The distribution agreement through the prism of the competition

Antonia Peeva
Antonia Peeva

It is widespread as a legal means of regulating relations between traders

The market plays an important role in regulating the production, exchange, distribution and consumption of goods and services. The practice shows that it is not enough consumers to be only provided with an opportunity to receive satisfying their needs products and services, but it is necessary these products and services to be available in adequate quantities and quality on an accessible location and at a convenient time. These aspects, namely, define the distribution as an opportunity, through which, on the one hand, individuals and groups of people receive what they need, and, on the other, producers realize the results of their activity.

The distribution agreements are inherently a tool by which one party (producer, supplier) uses the skills, effort and network of the other party (distributor) for realization of the products and/or services on the market. The distribution agreement is widespread as a legal mean of regulating relations between traders in the real economic relations, as the distributor sells at their own name and for their own account, reselling the goods, purchased from the producer, and receiving commercial gain, but the legal regulation of this type of agreements in Bulgaria is limited.

The parties are free to negotiate the terms of the distribution agreements, provided they do not conflict with the general provisions of the law. Due to the similarity of the distribution agreement with the buy-sale agreement and the commercial agency agreement, thereto shall apply the rules, established for these institutes, but at the same time introduced are some additional elements, for example relating to the granting of exclusive or non-exclusive right of the distributor to sell the goods of the producer, obligation of the distributor to organize and maintain service for the goods, establishing a common pricing policy and others. Namely because of the specific activity of producers and distributors and public relations that govern these agreements, it is necessary to take into account the norms, relating to the requirement for no limiting and distorting competition.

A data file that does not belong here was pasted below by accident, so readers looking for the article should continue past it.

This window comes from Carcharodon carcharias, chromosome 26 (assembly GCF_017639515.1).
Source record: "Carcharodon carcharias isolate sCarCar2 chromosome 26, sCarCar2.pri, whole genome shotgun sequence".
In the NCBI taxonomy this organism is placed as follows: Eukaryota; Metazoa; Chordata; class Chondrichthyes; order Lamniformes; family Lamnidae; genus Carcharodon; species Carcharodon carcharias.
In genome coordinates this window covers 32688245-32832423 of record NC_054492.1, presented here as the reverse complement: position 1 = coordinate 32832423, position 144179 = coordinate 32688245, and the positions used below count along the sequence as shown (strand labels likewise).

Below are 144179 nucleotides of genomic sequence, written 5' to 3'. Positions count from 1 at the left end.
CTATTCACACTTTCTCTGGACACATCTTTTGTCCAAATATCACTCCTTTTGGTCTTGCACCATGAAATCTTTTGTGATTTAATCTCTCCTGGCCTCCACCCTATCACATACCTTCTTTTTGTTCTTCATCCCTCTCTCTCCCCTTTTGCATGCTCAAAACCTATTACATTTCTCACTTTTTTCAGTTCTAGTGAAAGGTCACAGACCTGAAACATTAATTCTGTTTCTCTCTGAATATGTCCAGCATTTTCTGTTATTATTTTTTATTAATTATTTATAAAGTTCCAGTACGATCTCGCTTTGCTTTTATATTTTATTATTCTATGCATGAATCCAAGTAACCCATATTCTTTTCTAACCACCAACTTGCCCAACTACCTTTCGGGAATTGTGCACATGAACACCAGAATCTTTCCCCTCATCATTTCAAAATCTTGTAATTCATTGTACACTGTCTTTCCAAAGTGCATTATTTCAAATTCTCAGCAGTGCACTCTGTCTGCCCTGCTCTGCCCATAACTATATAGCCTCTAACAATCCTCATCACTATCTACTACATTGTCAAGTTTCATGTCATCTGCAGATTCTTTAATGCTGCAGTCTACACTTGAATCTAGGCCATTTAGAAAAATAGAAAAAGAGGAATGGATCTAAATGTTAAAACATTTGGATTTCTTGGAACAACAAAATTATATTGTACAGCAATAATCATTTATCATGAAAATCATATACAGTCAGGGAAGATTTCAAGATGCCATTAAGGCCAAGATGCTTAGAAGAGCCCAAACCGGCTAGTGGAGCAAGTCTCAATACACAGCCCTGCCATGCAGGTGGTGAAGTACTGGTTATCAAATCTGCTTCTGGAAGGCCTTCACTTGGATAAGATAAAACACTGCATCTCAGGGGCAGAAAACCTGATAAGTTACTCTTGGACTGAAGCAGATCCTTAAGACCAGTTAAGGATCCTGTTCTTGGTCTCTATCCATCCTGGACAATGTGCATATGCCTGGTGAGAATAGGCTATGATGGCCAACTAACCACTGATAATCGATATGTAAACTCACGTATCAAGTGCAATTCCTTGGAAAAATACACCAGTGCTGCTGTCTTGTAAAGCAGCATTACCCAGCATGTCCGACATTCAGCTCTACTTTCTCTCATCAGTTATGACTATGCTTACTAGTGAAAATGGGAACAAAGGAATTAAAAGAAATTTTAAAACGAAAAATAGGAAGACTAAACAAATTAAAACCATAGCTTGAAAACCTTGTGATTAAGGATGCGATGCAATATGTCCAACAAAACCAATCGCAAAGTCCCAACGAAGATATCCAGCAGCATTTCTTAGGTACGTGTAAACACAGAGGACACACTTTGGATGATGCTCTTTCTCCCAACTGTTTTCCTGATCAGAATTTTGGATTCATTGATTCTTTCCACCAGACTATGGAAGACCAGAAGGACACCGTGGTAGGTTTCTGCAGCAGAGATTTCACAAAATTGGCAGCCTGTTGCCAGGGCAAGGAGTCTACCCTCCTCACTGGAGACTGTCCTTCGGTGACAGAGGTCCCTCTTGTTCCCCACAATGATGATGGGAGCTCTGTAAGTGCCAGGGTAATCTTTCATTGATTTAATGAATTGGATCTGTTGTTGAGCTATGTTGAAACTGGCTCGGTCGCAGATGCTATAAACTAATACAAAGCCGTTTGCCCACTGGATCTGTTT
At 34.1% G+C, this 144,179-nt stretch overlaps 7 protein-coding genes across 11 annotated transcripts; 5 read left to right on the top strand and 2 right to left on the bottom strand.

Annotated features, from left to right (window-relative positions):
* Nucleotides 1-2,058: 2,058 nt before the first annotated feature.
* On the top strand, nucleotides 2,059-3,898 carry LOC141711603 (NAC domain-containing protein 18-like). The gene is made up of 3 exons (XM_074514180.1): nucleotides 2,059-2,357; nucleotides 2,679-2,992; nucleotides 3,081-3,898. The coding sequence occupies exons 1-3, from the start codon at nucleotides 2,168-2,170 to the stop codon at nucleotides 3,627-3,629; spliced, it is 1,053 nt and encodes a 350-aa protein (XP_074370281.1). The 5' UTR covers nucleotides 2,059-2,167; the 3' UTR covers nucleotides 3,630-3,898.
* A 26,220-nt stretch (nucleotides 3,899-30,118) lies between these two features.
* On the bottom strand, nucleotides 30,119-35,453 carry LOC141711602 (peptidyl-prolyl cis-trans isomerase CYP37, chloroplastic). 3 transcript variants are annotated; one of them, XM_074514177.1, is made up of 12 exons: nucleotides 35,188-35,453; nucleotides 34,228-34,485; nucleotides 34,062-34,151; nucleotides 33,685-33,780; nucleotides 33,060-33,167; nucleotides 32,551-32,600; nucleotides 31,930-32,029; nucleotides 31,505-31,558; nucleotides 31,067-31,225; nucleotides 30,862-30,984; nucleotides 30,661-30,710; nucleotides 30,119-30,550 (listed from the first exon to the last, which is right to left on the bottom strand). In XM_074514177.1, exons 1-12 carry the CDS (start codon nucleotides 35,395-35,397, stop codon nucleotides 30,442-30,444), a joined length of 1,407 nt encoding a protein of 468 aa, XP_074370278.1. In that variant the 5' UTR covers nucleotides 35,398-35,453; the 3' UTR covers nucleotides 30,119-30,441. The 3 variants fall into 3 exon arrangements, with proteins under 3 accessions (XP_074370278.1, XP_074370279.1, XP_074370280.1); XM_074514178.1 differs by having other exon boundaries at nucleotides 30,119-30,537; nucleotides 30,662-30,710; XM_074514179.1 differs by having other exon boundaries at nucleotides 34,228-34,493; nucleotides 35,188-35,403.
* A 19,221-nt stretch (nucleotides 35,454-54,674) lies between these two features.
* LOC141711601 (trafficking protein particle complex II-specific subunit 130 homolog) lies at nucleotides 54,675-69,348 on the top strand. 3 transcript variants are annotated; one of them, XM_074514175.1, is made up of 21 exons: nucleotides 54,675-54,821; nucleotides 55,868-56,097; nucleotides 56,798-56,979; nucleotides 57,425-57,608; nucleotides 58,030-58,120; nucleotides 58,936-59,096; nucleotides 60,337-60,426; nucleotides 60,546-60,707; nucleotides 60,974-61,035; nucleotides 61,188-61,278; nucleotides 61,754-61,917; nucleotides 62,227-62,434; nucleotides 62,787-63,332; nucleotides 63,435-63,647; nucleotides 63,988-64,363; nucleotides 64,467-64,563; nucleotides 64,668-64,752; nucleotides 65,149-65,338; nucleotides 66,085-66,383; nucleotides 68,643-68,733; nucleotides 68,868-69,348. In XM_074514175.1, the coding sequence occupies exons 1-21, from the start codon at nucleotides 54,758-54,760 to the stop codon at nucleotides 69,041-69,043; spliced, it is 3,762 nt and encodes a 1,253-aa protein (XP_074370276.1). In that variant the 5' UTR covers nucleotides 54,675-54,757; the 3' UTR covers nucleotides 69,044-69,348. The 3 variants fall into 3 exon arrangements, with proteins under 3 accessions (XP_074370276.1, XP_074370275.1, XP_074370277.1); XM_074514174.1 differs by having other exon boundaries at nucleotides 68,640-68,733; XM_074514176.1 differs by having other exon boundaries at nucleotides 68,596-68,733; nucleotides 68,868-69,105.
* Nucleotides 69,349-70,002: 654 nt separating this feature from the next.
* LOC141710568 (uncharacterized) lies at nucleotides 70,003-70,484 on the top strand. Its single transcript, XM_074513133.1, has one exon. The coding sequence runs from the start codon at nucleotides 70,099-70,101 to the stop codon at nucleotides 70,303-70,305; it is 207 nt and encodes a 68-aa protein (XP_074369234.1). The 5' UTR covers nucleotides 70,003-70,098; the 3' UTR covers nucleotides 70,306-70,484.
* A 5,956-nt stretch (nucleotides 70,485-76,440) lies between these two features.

In terms of competition law, the distribution agreement falls within the scope of the so-called vertical agreements. These are buy-sell agreements of goods or services, which are concluded between undertakings, operating at different levels of the market.

Usually, the vertical agreements, where the undertakings only define the price and the quantity of the product, subject to buy-sell, do not restrict competition. Moreover, under Regulation (EU) №330/2010 of the Commission certain vertical agreements may lead to increase the economic efficiency by facilitating better coordination between the participating undertakings. They can lead to cost reduction and optimization of sales and investments.

In many cases, the parties to such contracts negotiate certain restrictions, such as an obligation of the distributor not to buy goods from a competing brand, an obligation for the producer to sell their products only to a particular distributor, an obligation of the producer not to sell to another distributor in a specific territory, defining of a selling price, prohibition of sale to end customers outside the region of the distributor and others.

The agreements, defining directly trade restrictive conditions, are prohibited under the Bulgarian legislation.